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Split Council Tables Pittsfield Plastic Bag Ban

A photo of the monitors in the Pittsfield City Hall media room showing Rinaldo Del Gallo addressing the city council.
Josh Landes
Rinaldo Del Gallo - the original plastic bag ban petitioner - addresses the Pittsfield City Council.

Pittsfield’s city council tabled a vote on a plastic bag ban Tuesday night.

Two hours into a meeting with a 41-item agenda, City Council Vice President John Krol – acting in the stead of absent President Peter Marchetti – introduced a report from the Council’s Ordinance and Rules Subcommittee.

“Item number 26 – tonight’s main event! Madame Clerk.”

“A report from the Ordinance and Rules Committee on an ordinance amending the City Code, Chapter 8, Solid Waste Collection and Disposal, banning single-use plastic bags recommending to approve as amended.”

The proposed ban, which local attorney Rinaldo Del Gallo first brought forward more than five years ago, received support from four speakers and criticism from one during the meeting’s opening public comment period. More than 90 Massachusetts communities have similar bans – including Dalton, Lee, Lanesborough, Williamstown, Stockbridge, and Great Barrington in Berkshire County.

“I just don’t understand right now why we’re doing this.”

Ward 4 Councilor Christopher Connell.

“It’s a feel good initiative. I believe in recycling, but this is a different issue. We incinerate the trash, at least for another three years.”

He said the ban would increase costs for local businesses. Citing the greater weight of paper bags that would likely replace plastic ones, Connell said trucks would have to use more gas to deliver them in bulk and workers compensation claims could rise.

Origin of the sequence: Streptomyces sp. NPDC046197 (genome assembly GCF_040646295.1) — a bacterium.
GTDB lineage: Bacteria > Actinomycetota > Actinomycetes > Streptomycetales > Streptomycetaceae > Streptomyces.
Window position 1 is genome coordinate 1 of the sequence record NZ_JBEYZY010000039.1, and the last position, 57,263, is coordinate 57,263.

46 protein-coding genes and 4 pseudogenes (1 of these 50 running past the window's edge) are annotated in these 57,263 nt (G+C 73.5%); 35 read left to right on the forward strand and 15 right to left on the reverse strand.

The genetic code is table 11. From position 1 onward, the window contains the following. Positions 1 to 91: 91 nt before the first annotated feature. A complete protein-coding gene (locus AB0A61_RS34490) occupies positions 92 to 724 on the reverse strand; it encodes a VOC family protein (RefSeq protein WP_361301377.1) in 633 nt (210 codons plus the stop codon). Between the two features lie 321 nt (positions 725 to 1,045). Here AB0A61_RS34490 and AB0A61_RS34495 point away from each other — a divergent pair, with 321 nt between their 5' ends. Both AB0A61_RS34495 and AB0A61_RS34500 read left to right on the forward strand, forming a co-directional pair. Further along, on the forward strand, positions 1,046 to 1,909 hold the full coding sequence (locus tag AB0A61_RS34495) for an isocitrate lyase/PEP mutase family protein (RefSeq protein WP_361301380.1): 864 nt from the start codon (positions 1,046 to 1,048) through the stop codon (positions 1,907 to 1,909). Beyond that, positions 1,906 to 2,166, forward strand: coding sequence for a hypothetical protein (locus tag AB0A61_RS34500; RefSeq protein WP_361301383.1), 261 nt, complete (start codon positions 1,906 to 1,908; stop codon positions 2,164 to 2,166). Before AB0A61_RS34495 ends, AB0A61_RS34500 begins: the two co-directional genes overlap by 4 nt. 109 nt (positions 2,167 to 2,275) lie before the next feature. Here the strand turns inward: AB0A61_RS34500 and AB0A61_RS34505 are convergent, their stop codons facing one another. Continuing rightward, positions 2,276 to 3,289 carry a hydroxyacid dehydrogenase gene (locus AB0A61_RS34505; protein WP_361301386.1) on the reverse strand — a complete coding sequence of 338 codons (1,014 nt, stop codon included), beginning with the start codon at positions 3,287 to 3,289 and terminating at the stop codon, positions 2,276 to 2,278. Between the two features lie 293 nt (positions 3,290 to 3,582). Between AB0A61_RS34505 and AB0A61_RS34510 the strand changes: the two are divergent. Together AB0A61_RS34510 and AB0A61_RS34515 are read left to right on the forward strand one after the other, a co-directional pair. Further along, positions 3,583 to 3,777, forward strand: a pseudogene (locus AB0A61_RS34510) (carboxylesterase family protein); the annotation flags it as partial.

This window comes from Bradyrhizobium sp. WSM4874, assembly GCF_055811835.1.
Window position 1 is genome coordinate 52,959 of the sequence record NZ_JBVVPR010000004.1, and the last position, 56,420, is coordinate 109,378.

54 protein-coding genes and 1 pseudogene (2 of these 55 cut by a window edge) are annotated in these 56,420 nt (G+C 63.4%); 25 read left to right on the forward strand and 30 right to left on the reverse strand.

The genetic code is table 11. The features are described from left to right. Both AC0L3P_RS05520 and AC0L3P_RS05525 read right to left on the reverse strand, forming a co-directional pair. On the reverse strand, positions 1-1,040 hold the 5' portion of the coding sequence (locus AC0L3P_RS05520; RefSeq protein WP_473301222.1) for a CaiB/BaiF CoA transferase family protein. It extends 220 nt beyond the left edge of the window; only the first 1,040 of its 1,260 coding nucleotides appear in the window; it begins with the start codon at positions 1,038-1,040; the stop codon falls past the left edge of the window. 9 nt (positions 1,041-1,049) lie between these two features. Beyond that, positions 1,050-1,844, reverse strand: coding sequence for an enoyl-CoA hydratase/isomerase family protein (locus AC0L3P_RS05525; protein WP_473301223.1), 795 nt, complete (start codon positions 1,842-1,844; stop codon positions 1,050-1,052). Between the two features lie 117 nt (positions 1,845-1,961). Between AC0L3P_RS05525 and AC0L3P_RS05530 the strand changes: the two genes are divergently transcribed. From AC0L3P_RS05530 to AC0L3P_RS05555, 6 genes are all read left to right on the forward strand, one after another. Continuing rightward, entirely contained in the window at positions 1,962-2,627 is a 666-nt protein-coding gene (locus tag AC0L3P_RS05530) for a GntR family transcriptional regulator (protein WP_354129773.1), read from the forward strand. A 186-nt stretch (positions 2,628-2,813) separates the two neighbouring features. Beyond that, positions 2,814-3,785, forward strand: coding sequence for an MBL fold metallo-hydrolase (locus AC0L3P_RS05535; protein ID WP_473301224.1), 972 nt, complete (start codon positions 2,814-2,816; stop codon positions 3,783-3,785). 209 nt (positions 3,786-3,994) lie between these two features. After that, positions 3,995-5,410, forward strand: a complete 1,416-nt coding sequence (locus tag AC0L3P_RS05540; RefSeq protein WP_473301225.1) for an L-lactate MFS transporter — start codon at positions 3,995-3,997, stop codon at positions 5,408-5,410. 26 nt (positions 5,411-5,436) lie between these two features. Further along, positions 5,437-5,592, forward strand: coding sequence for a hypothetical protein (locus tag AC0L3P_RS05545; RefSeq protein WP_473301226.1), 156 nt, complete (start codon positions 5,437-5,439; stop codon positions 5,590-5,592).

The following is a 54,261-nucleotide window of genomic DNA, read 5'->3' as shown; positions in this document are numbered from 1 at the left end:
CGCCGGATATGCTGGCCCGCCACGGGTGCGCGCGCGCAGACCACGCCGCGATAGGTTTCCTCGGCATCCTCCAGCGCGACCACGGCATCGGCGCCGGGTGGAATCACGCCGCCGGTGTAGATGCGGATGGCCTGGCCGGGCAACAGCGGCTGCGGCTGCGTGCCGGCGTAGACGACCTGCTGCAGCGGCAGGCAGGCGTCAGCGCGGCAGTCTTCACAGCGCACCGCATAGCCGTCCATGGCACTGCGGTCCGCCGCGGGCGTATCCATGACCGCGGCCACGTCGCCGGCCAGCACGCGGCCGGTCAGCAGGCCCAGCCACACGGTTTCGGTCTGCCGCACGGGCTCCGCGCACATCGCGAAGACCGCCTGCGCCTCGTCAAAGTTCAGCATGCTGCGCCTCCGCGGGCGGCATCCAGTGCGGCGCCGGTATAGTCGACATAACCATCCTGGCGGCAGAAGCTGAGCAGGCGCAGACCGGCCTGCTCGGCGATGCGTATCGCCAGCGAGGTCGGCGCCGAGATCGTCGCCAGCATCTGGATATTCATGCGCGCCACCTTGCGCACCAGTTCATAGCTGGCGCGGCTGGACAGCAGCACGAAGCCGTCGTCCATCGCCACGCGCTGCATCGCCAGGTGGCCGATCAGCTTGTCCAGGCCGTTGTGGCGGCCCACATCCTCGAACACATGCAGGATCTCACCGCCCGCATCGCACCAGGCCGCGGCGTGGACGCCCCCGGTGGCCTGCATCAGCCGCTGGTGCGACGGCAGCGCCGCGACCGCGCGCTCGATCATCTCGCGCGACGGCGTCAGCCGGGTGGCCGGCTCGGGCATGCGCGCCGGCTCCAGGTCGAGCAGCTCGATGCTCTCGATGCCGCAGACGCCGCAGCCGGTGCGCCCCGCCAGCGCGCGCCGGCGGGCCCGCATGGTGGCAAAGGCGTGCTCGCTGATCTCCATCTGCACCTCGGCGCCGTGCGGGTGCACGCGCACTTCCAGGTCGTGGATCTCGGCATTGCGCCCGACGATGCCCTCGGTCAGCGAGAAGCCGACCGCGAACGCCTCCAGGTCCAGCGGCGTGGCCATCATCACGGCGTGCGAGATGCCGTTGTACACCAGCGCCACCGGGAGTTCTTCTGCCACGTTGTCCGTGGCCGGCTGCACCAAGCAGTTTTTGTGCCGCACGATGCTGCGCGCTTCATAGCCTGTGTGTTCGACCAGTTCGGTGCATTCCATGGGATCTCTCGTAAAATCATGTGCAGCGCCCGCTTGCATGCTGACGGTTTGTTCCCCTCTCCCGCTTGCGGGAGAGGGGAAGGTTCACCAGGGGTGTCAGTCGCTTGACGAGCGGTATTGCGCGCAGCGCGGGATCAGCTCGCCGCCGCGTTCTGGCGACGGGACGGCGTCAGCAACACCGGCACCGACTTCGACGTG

“If their insurance has to go up, where do you think that cost goes? It’s going to go to the consumer. They’re not going to eat it.”

At one point, Connell suggested the ordinance’s stipulation that retailers would have to charge customers at least five cents for using checkout bags was the first step in Pittsfield’s transformation into an authoritarian dystopia.

“That’s ridiculous. Next thing we’re going to do, we’re going to be putting in, ‘we can’t have customers over 6 feet tall.’ I mean, come on. Please. That’s up to them. If they want to eat that cost, let them.”

In December 2018, Boston passed a similar plastic bag ban that includes the five-cent charge to stores offering bags at checkout.

Ward 2 Councilor Kevin Morandi, after noting his love for the environment, also came out against the ban. He suggested the council focus on a different pollutant.

“The number one thing that I see is not plastic bags on the ground or in areas. I see nip bottles, plastic nip bottles. So to me, that’s something that is more of a problem certainly than plastic bags.”

Defending the usefulness of plastic bags, Morandi raised doubts about the safety of resuable bags.

“I’ve had concerns expressed to me by cashiers and grocery stores that a reusable bag, they consider it a real health risk because they have to put their hands in that bag and put groceries in there and there’s bugs and maggots and everything else.”

New England supermarket chain Big Y – which has five stores in the Berkshires, including one in Pittsfield – recently announced an initiative to stop using plastic bags and shift entirely to reusable bags by 2020.

Defending the ban and the five-cent charge were councilors Pete White and Earl Persip, the latter of whom said it didn’t go far enough.

“The five cents, I think it should actually be, in my opinion, should be a little higher. I think having the stores all charge the same amount kind of evens the playing field, I think that helps them reimburse some of the costs of going to paper bags, and the real purpose of this – like Councilor White said – is to get people to reuse resuable bags. We don’t want people going out and using paper.”

After a narrowly defeated attempt by Councilor Melissa Mazzeo to remove the mandatory five-cent bag fee from the ordinance, a second amendment passed that would move the ban’s implementation from September 2019 to January 2020. Then, the vote was tabled until the council’s next meeting.

Del Gallo, the initial petitioner, was concerned at the 5-5 council vote on removing the five-cent charge. He told reporters that he was surprised at Mazzeo’s opposition, especially after it passed the Ordinance and Rules Subcommittee, which Mazzeo is the vice chair of, unanimously.

“We gave her so much. There were a lot of amendments that we really didn’t want that aren’t the best, so we made a lot of concessions to her.”

Del Gallo added he’s still confident the ban would pass the full council with President Marchetti present on March 12.

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